• needed in DNA production and function
  • needed for communication between cells

kale 2Nearly all of our magnesium comes from the vegetable world.

  • dark green vegetables
  • nuts, seeds, legumes
  • whole grains, millet, brown rice
  • seafood also contains magnesium
  • hard water may be a source of magnesium which is why it is important to keep an eye on your magnesium levels if you live in a soft water area or use a water softener


Phosphorus is probably not as well known to people as things like calcium and magnesium but it has some pretty important jobs to do.

  • helps to form bones and teeth
  • vital to energy production
  • essential for building cell membranes
  • helps in kidney function
  • aids muscle contraction including regular heartbeat
  • supports nerve conduction
  • forms the backbone of the DNA structure

proteinMost protein foods are high phosphorus like meats, milk, cheese, eggs and fish and also seeds, nuts and whole grains.  Fruits and vegetables contain some phosphorus.

Phosphorus has an intricate relationship with calcium and it must be balanced in the diet with calcium at a 1:1 ratio.  If the diet is too high in phosphorus we excrete calcium in our urine which causes the body to pull more calcium from the bones to refill its stores.

Diets high in animal products can be too high in phosphorus and lead to calcium loss – hence the paradox that many countries with high dairy intake also have higher levels of osteoporosis even though we are told “we need dairy” to prevent this condition.  Fish is a more balanced option.

Soda drinks are extremely high in phosphorus.  A single soda drink can contain up to 500mg of phosphorus and no calcium.


Potassium is another one of our electrolytes.

  • regulates water balance in body
  • works with sodium to create conduction of nerve impulses
  • generates muscle contractions
  • regulates blood pressure
  • helps synthesise proteins from amino acids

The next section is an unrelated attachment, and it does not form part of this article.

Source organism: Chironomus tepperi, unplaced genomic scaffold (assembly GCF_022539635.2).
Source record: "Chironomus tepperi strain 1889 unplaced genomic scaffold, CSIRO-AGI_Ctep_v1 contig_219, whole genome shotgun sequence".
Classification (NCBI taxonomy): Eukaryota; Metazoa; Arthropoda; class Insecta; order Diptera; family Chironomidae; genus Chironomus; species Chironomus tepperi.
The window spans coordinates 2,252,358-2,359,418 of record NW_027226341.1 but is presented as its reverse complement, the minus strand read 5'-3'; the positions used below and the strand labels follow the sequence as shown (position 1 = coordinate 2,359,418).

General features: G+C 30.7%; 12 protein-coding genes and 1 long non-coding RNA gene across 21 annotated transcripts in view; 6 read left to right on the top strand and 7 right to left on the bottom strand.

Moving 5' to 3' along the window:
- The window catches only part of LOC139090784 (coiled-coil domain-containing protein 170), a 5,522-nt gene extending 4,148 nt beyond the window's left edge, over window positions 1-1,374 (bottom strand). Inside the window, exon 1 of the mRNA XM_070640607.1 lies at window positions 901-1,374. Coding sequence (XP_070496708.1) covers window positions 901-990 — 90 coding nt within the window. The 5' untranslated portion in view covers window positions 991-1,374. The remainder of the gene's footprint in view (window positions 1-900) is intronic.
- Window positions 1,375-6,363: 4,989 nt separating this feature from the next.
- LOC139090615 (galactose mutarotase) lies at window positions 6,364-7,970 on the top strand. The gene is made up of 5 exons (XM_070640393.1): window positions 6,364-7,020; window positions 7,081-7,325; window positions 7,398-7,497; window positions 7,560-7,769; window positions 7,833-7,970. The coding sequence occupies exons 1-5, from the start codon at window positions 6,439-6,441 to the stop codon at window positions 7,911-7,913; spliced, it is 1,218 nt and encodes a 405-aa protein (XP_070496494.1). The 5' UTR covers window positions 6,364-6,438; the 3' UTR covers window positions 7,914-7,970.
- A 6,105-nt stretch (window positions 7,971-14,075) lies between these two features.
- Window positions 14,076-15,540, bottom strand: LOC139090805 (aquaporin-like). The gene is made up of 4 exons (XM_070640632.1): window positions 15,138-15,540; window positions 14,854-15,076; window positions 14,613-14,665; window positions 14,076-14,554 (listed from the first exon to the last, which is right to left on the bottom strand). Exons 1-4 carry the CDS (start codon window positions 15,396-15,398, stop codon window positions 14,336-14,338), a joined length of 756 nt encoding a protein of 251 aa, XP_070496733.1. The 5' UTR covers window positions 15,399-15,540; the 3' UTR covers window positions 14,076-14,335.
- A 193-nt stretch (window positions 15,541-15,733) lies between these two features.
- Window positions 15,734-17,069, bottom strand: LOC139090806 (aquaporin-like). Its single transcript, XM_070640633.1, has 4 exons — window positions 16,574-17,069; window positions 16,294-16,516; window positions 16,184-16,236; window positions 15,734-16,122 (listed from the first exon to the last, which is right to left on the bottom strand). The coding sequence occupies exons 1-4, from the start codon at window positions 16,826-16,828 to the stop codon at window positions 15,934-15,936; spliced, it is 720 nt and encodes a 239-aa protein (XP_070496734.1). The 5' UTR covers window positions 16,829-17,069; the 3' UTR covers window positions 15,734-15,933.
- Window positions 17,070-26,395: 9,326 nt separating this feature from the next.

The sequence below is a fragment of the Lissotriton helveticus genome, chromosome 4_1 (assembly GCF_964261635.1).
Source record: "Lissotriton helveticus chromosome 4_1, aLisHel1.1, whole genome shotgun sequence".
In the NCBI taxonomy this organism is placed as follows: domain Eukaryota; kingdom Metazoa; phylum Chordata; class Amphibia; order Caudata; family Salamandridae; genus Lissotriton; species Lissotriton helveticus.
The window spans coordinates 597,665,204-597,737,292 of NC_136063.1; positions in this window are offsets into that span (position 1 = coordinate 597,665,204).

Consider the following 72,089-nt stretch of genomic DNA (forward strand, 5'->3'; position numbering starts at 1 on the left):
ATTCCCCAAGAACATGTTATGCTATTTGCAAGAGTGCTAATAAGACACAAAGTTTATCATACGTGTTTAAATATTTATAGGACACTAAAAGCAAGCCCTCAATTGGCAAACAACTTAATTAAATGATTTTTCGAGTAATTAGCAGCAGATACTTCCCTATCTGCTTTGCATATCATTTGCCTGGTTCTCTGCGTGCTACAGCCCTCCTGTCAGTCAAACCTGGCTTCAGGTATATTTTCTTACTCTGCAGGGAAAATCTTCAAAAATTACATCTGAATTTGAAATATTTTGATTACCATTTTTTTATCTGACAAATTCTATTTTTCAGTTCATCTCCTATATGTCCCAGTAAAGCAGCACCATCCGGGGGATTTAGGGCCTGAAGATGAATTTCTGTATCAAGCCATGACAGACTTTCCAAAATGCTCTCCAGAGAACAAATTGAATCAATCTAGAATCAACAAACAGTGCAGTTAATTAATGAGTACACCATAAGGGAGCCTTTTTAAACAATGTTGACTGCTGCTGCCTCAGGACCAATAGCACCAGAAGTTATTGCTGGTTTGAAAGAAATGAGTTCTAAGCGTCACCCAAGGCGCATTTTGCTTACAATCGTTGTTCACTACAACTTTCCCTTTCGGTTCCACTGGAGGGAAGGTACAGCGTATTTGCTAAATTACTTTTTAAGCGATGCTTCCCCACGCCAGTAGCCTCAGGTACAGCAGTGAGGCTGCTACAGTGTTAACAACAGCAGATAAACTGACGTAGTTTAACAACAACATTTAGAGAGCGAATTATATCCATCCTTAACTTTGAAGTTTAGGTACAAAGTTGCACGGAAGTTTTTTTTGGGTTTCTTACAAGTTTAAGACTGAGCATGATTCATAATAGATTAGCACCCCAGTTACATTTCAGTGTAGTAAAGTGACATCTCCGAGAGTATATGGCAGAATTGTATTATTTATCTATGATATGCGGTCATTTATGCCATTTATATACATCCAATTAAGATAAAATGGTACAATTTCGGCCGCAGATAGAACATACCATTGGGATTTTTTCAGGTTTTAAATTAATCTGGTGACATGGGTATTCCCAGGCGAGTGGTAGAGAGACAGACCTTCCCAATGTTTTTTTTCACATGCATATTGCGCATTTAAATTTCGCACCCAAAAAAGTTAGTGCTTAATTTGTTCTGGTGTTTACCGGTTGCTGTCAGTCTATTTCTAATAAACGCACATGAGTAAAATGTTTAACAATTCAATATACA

bananaFruits and vegetables are high in potassium as are whole grains, seeds, nuts, fish like salmon and sardines and meats.

Most of the potassium content of food is lost when the food is processed or canned.  Less in lost when food is frozen.


Sodium is an electrolyte.  People think of salt when you say sodium which is not strictly true as sodium is only part of the structure of salt along with chloride.  Although it is true that some people need to reduce their salt intake and refined and processed foods can be very high in salt, it is also important to remember that sodium has some important jobs in the body.

  • saltregulates fluid balances in the body
  • maintains blood fluid volume
  • helps production of stomach acid
  • transports amino acids

Nearly all foods contain some sodium.  High amounts are found in seafood, beef, poultry and sea vegetables.  No whole food has a particularly high sodium content but processed and refined foods can be very high in sodium, especially things like processed and cured meats such as bacon and hot dogs.  Whole, natural foods tend to contain more potassium than sodium and the sodium to potassium ratio is important in controlling high blood pressure.


Sulphur is another mineral that we tend to think of less but it is vital for healthy skin, hair and nails.  Its main roles are:

  • protein synthesis
  • formation of collagen in connective tissue
  • maintenance of skin, hair, nails
  • component of many important body chemicals like insulin
  • helps cells utilise oxygen
  • transport carrier for many other vital substances like hormones

onion garlicSulphur is found in protein foods like meats, fish, eggs, milk and legumes.  It is also obtained from the allium family like onions and garlic and in vegetables like cabbage, brussels sprouts, kale, collard greens, chard, broccoli and lettuce.  Some is found in kelp and other seaweeds and nuts contain some sulphur.